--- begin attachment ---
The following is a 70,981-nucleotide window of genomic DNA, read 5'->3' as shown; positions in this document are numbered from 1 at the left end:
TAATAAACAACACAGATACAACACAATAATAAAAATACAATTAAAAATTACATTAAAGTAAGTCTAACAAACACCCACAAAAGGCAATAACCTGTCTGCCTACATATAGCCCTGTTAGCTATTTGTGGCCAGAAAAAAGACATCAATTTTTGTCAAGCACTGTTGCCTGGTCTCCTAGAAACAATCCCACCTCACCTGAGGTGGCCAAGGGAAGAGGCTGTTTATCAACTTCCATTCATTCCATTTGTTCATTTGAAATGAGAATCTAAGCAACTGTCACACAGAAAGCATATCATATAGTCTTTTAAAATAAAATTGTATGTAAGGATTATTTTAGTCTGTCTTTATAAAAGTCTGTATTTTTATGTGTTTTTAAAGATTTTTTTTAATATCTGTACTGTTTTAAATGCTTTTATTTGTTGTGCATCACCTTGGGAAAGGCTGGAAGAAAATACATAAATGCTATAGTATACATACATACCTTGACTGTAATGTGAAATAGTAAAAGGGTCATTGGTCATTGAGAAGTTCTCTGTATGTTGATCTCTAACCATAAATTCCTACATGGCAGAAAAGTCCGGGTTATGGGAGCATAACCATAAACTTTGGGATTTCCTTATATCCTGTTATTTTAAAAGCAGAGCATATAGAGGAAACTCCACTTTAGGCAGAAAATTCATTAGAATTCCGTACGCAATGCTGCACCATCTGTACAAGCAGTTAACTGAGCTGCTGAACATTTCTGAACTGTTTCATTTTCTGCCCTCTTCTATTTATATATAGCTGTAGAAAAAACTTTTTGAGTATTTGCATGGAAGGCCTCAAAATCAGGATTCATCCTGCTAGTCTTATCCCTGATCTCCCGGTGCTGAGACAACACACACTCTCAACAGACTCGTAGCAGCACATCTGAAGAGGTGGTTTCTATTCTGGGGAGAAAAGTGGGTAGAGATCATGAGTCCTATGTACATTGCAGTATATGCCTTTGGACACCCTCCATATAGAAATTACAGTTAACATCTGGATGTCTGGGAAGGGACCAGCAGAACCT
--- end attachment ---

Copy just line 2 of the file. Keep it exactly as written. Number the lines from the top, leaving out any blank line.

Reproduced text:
TAATAAACAACACAGATACAACACAATAATAAAAATACAATTAAAAATTACATTAAAGTAAGTCTAACAAACACCCACAAAAGGCAATAACCTGTCTGCCTACATATAGCCCTGTTAGCTATTTGTGGCCAGAAAAAAGACATCAATTTTTGTCAAGCACTGTTGCCTGGTCTCCTAGAAACAATCCCACCTCACCTGAGGTGGCCAAGGGAAGAGGCTGTTTATCAACTTCCATTCATTCCATTTGTTCATTTGAAATGAGAATCTAAGCAACTGTCACACAGAAAGCATATCATATAGTCTTTTAAAATAAAATTGTATGTAAGGATTATTTTAGTCTGTCTTTATAAAAGTCTGTATTTTTATGTGTTTTTAAAGATTTTTTTTAATATCTGTACTGTTTTAAATGCTTTTATTTGTTGTGCATCACCTTGGGAAAGGCTGGAAGAAAATACATAAATGCTATAGTATACATACATACCTTGACTGTAATGTGAAATAGTAAAAGGGTCATTGGTCATTGAGAAGTTCTCTGTATGTTGATCTCTAACCATAAATTCCTACATGGCAGAAAAGTCCGGGTTATGGGAGCATAACCATAAACTTTGGGATTTCCTTATATCCTGTTATTTTAAAAGCAGAGCATATAGAGGAAACTCCACTTTAGGCAGAAAATTCATTAGAATTCCGTACGCAATGCTGCACCATCTGTACAAGCAGTTAACTGAGCTGCTGAACATTTCTGAACTGTTTCATTTTCTGCCCTCTTCTATTTATATATAGCTGTAGAAAAAACTTTTTGAGTATTTGCATGGAAGGCCTCAAAATCAGGATTCATCCTGCTAGTCTTATCCCTGATCTCCCGGTGCTGAGACAACACACACTCTCAACAGACTCGTAGCAGCACATCTGAAGAGGTGGTTTCTATTCTGGGGAGAAAAGTGGGTAGAGATCATGAGTCCTATGTACATTGCAGTATATGCCTTTGGACACCCTCCATATAGAAATTACAGTTAACATCTGGATGTCTGGGAAGGGACCAGCAGAACCT